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HomeCloud ComputingUsing VACUUM to accelerate transaction ID freezing in Cloud SQL for PostgreSQL

Using VACUUM to accelerate transaction ID freezing in Cloud SQL for PostgreSQL

PostgreSQL uses transaction IDs (TXIDs, XIDs) to implement Multi-Version Concurrency Control semantics (MVCC). The PostgreSQL documentation explains the role of TXIDs as follows:

PostgreSQL’s MVCC transaction semantics depend on being able to compare transaction ID (XID) numbers: a row version with an insertion XID greater than the current transaction’s XID is “in the future” and should not be visible to the current transaction. But since transaction IDs have limited size (32 bits), a cluster that runs for a long time (more than 4 billion transactions) would suffer transaction ID wraparound: the XID counter wraps around to zero, and all of a sudden transactions that were in the past appear to be in the future – which means their output become invisible. In short, catastrophic data loss.

To overcome the transaction ID wraparound problem, PostgreSQL uses a vacuum mechanism that freezes committed transaction IDs and releases them for further use. You can think of this mechanism as “recycling” of transaction IDs that keeps the database operating despite using a finite number to store the ID. 

Vacuum can operate as a background task called autovacuum (enabled by default), and it can also be invoked manually using the VACUUM command. Autovacuum is designed as a low-priority task that yields to regular workload, so the speed and effectiveness of the process depends on database activity. In some cases, autovacuum might not be able to recycle transaction IDs quickly enough, reaching a point where PostgreSQL initiates a special type of vacuum called “aggressive vacuum” or “anti-wraparound vacuum”.

If TXID utilization continues to increase despite autovacuum’s best efforts, the database stops accepting commands to prevent transaction ID wraparound and consequently data loss. 

This blog post demonstrates ways of accelerating the vacuum process on your Cloud SQL PostgreSQL instance to avoid the problems described above.

Note: This post uses vacuum features introduced in PostgreSQL 12. In order to follow the instructions, your database must be running PostgreSQL version 12 or later.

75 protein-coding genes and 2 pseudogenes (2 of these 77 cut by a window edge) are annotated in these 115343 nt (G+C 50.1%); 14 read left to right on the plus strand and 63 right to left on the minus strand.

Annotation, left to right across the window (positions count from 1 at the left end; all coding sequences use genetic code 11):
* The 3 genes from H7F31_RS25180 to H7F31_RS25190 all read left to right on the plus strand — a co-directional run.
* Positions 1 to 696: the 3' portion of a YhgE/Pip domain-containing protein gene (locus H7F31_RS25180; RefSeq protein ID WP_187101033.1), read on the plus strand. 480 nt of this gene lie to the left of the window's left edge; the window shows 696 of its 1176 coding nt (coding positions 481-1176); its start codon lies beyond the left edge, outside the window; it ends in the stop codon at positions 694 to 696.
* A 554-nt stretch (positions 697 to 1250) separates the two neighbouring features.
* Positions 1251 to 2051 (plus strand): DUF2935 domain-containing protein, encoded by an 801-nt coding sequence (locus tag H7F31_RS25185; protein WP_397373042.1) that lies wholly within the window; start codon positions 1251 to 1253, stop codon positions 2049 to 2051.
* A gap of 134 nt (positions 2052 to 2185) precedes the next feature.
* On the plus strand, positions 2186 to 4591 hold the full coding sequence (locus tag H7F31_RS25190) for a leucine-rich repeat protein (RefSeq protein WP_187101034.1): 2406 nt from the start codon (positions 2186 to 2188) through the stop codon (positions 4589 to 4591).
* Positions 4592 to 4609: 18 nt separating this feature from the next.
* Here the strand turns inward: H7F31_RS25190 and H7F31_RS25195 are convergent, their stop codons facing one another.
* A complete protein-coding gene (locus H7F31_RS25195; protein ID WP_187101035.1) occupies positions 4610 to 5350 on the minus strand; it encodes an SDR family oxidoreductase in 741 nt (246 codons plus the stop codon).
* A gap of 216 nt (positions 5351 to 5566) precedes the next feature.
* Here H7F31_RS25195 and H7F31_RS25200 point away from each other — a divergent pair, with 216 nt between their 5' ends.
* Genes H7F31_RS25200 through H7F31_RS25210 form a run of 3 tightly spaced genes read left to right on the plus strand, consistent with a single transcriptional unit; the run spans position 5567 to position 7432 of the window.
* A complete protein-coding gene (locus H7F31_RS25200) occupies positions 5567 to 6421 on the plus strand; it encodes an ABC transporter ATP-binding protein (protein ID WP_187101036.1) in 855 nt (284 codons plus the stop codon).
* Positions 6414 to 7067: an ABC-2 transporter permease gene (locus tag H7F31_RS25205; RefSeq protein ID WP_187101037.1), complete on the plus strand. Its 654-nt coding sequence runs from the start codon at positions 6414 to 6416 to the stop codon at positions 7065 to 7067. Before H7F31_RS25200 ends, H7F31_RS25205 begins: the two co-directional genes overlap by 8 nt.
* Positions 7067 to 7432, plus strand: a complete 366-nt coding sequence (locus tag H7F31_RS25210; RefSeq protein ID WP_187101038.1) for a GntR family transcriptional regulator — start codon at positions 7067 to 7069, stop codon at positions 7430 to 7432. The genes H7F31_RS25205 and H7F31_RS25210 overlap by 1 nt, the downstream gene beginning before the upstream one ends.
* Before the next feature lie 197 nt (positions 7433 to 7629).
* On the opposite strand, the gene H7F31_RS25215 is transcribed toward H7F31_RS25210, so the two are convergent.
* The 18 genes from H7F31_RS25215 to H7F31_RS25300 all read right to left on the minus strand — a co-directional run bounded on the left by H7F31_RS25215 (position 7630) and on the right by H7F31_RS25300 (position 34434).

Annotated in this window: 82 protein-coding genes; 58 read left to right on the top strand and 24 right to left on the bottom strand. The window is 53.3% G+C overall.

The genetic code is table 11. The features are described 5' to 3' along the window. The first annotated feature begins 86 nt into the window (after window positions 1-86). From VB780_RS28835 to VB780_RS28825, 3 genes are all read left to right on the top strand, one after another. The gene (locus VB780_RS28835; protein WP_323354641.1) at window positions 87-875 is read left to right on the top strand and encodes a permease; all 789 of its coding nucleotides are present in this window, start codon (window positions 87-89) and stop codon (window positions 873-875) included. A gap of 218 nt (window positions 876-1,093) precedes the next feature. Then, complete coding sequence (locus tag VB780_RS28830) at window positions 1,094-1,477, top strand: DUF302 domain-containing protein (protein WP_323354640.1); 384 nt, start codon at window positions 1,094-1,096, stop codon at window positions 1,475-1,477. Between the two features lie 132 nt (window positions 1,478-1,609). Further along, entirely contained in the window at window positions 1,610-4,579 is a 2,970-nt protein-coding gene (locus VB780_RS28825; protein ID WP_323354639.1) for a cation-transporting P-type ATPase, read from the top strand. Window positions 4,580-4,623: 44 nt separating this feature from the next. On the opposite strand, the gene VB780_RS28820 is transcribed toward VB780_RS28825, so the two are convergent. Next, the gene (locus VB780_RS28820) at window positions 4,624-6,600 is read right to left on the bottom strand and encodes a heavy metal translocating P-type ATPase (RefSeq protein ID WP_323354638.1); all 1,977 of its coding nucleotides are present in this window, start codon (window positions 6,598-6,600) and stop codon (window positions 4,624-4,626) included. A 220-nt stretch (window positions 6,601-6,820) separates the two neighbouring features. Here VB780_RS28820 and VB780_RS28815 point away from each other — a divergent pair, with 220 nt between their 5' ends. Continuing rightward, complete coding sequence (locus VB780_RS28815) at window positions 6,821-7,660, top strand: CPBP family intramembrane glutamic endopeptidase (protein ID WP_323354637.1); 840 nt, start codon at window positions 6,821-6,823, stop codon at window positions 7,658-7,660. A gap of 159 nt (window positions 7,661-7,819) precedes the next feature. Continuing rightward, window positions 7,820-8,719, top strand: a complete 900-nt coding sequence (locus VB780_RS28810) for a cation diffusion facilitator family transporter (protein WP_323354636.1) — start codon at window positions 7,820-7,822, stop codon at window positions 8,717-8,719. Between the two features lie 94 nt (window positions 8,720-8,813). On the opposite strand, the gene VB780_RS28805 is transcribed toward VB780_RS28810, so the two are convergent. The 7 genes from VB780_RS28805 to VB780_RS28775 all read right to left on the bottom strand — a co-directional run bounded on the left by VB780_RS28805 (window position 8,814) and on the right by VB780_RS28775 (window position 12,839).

Autovacuum versus manual vacuum for TXID freezing

The following are the main stages  of a vacuum operation, as shown in the pg_stat_progress_vacuum view:

Scanning heap: Vacuum is scanning the heap. It will prune and defragment each page if required, and possibly perform TXID freezing activity.

Vacuuming indexes: Vacuum is removing the dead row versions from indexes.

Vacuuming heap: Vacuum is removing dead row versions from the heap (table).

Truncating heap: Vacuum is truncating the heap to return empty pages at the end of the table to the operating system.

The task of freezing old transaction IDs requires the “scanning heap” and “vacuuming heap” phases, but not the “vacuuming indexes” and “truncating heap” phases. Consequently, when running a vacuum for the sole purpose of freezing transaction IDs, it can be beneficial to skip the optional phases. Large tables with multiple indexes are particularly susceptible to spending a considerable amount of time in the “vacuuming indexes” stage, and skipping that stage can considerably reduce vacuum time.

The optional phases are not skipped during automatic vacuuming. You can however cancel an autovacuum operation already in progress, and run a customized manual vacuum instead. You can also use the manual vacuum technique proactively to prevent PostgreSQL from initiating an aggressive autovacuum later.

Note: PostgreSQL 14 introduced a vacuum_failsafe_age parameter that provides equivalent functionality as part of autovacuum. PostgreSQL 14 users can still follow the manual procedure to become familiar with vacuum performance concepts, but the built-in functionality might be a better long-term choice.

Manual vacuum guide

Overview

This section will walk you through the following steps:

Check transaction ID utilization in each database.

Identify the autovacuum operations that can be canceled and re-run manually using an optimized VACUUM command.

Run an optimized VACUUM command for each table and monitor its progress.

Optionally, rebuild indexes on each table that was vacuumed manually.

Check database metrics again to verify that transaction ID utilization went down after the manual vacuum.

Note that although vacuum operations do not cause downtime, they do introduce additional load in the database, and their run time is difficult to predict. You may want to use a clone to test and familiarize yourself with the procedure before attempting it on production databases.